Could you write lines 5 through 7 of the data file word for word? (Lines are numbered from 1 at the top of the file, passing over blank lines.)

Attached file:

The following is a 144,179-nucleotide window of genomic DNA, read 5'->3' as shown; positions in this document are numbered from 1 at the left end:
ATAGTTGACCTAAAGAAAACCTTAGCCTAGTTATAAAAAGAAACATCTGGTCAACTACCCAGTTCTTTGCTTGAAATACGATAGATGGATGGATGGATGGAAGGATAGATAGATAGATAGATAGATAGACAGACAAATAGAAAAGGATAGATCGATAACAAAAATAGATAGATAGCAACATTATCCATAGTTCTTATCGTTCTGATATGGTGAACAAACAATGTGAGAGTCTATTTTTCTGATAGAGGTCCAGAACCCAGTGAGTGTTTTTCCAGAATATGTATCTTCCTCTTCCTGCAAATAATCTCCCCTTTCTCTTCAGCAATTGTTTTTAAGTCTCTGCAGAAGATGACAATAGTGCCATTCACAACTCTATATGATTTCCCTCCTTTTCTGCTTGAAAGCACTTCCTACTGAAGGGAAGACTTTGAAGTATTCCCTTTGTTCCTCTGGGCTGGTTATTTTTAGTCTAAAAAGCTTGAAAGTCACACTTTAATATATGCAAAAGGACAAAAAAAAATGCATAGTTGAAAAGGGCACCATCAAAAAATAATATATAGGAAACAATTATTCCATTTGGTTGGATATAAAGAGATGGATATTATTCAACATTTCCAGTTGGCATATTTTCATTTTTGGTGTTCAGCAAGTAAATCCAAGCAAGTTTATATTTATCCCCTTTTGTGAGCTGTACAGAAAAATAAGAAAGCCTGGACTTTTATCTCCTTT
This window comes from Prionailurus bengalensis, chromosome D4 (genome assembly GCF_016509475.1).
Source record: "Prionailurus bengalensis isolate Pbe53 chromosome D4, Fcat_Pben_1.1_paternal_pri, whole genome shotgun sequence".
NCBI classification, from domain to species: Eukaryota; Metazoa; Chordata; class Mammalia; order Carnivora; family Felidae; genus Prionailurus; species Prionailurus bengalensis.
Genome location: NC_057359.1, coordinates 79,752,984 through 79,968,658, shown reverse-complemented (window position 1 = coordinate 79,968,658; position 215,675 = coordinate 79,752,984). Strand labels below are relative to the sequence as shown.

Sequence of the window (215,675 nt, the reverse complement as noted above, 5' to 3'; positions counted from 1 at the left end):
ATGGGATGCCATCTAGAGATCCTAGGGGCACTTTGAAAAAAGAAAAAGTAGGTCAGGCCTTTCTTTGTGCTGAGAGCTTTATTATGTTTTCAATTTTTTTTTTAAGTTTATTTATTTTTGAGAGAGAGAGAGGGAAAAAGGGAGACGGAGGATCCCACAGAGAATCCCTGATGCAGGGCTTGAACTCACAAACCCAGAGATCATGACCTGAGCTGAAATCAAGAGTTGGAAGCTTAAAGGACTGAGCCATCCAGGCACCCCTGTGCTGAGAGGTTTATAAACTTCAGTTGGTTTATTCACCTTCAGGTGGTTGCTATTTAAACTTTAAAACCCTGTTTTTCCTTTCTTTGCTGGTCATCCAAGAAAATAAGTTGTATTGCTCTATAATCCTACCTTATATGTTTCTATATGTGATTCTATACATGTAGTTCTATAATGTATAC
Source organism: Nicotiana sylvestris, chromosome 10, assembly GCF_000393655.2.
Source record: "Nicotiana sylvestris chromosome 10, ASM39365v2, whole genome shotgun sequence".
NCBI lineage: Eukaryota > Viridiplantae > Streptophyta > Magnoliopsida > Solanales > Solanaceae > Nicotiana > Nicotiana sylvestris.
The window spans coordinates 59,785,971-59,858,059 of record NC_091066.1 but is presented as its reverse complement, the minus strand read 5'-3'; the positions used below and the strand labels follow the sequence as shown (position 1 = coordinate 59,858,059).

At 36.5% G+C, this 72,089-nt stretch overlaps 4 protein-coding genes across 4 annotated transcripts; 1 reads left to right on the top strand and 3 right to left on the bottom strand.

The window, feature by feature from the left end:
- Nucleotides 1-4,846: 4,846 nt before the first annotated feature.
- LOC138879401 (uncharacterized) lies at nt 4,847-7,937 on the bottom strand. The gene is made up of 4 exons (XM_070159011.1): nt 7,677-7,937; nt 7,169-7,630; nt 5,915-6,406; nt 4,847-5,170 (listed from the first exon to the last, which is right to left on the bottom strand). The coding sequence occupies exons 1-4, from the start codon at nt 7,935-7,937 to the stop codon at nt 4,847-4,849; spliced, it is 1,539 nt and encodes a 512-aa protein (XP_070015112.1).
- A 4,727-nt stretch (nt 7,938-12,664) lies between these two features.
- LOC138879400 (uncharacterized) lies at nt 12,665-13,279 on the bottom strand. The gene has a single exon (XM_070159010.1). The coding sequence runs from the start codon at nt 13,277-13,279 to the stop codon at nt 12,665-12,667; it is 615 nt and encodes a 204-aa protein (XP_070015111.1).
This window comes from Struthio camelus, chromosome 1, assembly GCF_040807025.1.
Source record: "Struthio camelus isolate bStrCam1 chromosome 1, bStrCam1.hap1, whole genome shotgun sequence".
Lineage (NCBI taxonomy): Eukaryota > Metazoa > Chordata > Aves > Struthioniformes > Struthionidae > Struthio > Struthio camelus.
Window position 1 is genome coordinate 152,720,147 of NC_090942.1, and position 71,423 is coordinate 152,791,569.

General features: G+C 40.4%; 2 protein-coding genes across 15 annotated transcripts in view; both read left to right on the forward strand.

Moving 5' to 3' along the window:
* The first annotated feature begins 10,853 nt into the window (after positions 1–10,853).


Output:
NCBI classification, from domain to species: Eukaryota; Metazoa; Chordata; class Mammalia; order Carnivora; family Felidae; genus Prionailurus; species Prionailurus bengalensis.
Genome location: NC_057359.1, coordinates 79,752,984 through 79,968,658, shown reverse-complemented (window position 1 = coordinate 79,968,658; position 215,675 = coordinate 79,752,984). Strand labels below are relative to the sequence as shown.

Sequence of the window (215,675 nt, the reverse complement as noted above, 5' to 3'; positions counted from 1 at the left end):